Trial counsel argued to the jury that the initial photographic identification by the victim at the hospital suggested that Petitioner was the perpetrator, the DNA evidence was likely the result of an unintentional transfer made by law enforcement officers who had handled evidence and Petitioner soon after the crime, and the remaining physical evidence was inconsistent with Petitioner's having committed the crime. Counsel stated, "The eyewitness identification in this case, when you weigh it against the physical evidence of the shoe and the lack of blood, it has to go." (3 RT 637.) Counsel also argued that there was the alibi testimony of the Petitioner's girlfriend and mother. (Id. at 639.)
The jury instructions informed the jury regarding the prosecution's burden of proof beyond a reasonable doubt, the elements of the offenses and the enhancements, the jury's duty to judge the credibility of witnesses and factors pertinent to that judgment, discrepancies in witnesses' testimony, the weighing of conflicting testimony, and the sufficiency of the testimony of one witness. (2 RT 349-63, 330-47.) The jury was instructed concerning the burden of proving identity based solely on eyewitnesses:
The burden is on the People to prove beyond a reasonable doubt that the defendant is the person who committed the crime with which he is charged.
If, after considering the circumstances of the identification and any other evidence in this case, you have a reasonable doubt whether defendant was the person who committed the crime, you must give the defendant the benefit of that doubt and find him not guilty.
(Id. at 346.) The jury was further instructed on the factors to be considered when evaluating eyewitness testimony regarding defendant's identity as the perpetrator, including the believability of the eyewitness as well as many other factors bearing upon the accuracy of the identification. (Id. at 347-48.)
The foregoing review of the instructions given reflects that the jury was in effect instructed on the burden to prove beyond a reasonable doubt that the defendant was the perpetrator, that the burden rested on the People and not the defendant, and that if the jury had a reasonable doubt about whether the defendant was present when the crime was committed, it must find the defendant not guilty. Reasonable doubt was defined, and standard instructions concerning circumstantial evidence and conflicting inferences were given. (3 RT 327-28.)
Considering the defense argument and the entirety of the instructions, Petitioner received sufficient instructions on the alibi defense theory and the prosecution's burden of proof with respect to alibi evidence such that the state court reasonably concluded that Petitioner had not shown a probability of a different result if a pin-point alibi defense instruction had been given.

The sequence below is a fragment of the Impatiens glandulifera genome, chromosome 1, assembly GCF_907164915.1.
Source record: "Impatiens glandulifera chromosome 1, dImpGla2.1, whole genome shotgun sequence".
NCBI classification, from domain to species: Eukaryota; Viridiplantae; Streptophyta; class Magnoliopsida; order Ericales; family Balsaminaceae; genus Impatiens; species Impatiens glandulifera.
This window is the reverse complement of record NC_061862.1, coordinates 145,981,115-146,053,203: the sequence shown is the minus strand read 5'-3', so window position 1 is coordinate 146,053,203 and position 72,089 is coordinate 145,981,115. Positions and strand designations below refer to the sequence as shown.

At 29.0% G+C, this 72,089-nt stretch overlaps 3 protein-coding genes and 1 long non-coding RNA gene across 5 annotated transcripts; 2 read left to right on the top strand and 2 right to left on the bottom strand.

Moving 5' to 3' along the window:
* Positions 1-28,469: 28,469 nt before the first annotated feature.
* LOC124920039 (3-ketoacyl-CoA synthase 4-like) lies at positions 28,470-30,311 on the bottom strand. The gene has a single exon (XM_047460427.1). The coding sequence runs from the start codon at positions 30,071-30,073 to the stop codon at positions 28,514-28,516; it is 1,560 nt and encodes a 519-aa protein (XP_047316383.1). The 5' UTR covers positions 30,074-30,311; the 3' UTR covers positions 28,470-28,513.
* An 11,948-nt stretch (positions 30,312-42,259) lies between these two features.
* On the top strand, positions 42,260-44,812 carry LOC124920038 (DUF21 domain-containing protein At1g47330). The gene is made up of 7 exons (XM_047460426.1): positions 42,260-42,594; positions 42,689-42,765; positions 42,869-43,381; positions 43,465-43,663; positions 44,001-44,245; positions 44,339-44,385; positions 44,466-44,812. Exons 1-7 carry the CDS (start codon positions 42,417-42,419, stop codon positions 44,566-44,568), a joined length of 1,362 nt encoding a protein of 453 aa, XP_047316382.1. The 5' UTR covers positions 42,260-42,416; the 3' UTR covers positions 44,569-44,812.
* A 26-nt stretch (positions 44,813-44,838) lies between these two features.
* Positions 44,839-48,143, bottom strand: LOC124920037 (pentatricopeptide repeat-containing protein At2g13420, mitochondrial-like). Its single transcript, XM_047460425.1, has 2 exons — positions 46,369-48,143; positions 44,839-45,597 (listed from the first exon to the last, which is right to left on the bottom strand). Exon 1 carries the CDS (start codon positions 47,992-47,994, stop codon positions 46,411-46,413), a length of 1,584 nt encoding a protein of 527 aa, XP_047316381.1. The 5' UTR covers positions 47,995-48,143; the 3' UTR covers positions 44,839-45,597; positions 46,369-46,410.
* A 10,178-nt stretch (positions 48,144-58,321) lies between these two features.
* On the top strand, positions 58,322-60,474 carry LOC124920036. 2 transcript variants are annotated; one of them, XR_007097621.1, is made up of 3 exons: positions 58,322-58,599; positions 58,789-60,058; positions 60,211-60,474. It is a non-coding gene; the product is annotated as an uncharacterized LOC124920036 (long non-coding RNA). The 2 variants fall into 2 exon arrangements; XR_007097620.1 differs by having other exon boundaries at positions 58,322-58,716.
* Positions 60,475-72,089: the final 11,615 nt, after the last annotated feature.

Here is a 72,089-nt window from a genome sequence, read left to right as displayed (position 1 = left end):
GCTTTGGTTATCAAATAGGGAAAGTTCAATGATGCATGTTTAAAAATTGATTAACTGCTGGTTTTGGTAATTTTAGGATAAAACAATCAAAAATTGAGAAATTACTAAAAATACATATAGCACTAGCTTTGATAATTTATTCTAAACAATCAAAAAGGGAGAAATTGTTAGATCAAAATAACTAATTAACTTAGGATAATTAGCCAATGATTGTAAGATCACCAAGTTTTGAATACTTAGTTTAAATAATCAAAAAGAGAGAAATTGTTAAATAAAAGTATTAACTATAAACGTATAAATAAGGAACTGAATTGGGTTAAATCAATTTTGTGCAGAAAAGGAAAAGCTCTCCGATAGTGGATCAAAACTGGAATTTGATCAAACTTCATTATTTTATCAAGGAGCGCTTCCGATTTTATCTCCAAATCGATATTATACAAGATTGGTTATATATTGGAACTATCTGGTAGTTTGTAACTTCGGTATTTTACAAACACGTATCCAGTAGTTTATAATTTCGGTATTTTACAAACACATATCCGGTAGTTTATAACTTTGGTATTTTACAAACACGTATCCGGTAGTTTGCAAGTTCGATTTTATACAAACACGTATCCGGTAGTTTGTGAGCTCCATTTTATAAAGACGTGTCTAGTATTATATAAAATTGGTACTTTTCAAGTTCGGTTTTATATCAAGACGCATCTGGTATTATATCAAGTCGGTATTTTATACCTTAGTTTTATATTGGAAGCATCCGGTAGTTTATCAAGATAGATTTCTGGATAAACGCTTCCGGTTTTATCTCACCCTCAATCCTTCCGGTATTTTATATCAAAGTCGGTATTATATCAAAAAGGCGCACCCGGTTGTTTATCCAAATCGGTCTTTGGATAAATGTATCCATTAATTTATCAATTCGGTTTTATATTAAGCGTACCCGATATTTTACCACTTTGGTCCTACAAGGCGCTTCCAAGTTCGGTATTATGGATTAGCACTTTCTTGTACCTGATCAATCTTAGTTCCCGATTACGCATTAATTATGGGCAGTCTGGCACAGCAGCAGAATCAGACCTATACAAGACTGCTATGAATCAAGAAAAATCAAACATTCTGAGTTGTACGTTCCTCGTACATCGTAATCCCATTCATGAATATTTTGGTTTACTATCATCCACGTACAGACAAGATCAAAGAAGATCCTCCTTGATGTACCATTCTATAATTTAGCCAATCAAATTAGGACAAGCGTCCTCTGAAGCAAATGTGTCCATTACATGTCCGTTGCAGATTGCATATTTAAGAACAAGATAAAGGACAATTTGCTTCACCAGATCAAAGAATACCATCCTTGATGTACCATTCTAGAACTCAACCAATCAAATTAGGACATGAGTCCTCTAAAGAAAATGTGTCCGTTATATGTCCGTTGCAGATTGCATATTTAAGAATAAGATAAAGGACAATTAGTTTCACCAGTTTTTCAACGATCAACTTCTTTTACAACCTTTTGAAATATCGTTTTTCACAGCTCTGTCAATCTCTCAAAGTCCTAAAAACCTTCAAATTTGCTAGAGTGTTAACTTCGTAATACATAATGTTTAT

In sum, the state court's decision was not contrary to, or an unreasonable application of, clearly established Supreme Court precedent. Accordingly, it will be recommended that the Court deny Petitioner's claim of ineffective assistance of counsel based on failure to request an alibi instruction.
V. Instruction on Reasonable Doubt
Petitioner claims that the reasonable doubt instruction given to the jury, CALJIC No. 2.90, violated his due process rights because it failed to inform the jury that "the burden of proof beyond a reasonable doubt requires proof beyond a reasonable doubt of each fact necessary to prove the charged offense, " as the Court in In re Winship held was required by the Due Process Clause. (Doc. 34, 30.) Respondent argues that the state court's adjudication of this claim was neither contrary to, nor an unreasonable application of, clearly established Supreme Court precedent.
This claim was raised on direct appeal to the CCA (LD 1, 33-47), which denied the claim (LD 4 at 5-7); it was then raised again in a petition for review (LD 5, 15-21), which was summarily denied by the CSC without a statement of reason or authority (LD 6). This Court will look through the CSC's denial of review to the CCA's decision.
A. The State Court Decision
The pertinent part of the decision of the CCA is as follows:
2. CALJIC No. 2.90
Pogue argues that CALJIC No. 2.90 denied him due process by failing to inform the jury that the prosecution's burden of proof beyond a reasonable doubt applies to every fact necessary to establish the charged offense. The Attorney General argues the contrary.
The court instructed Pogue's jury, in relevant part, with CALJIC No. 2.90: "A defendant in a criminal action is presumed to be innocent until the contrary is proved, and in case of a reasonable doubt whether his guilt is satisfactorily shown, he is entitled to a verdict of not guilty. This presumption places upon the People the burden of proving him guilty beyond a reasonable doubt." He contrasts that part of CALJIC No. 2.90 with, in his words, the "current CALCRIM definition of the burden of proof beyond a reasonable doubt, " which, he says, reads, in relevant part, "A defendant in a criminal case is presumed to be innocent. This presumption requires that the People prove each element of a crime [and special allegation] beyond a reasonable doubt." (Former CALCRIM No. 220, italics added.)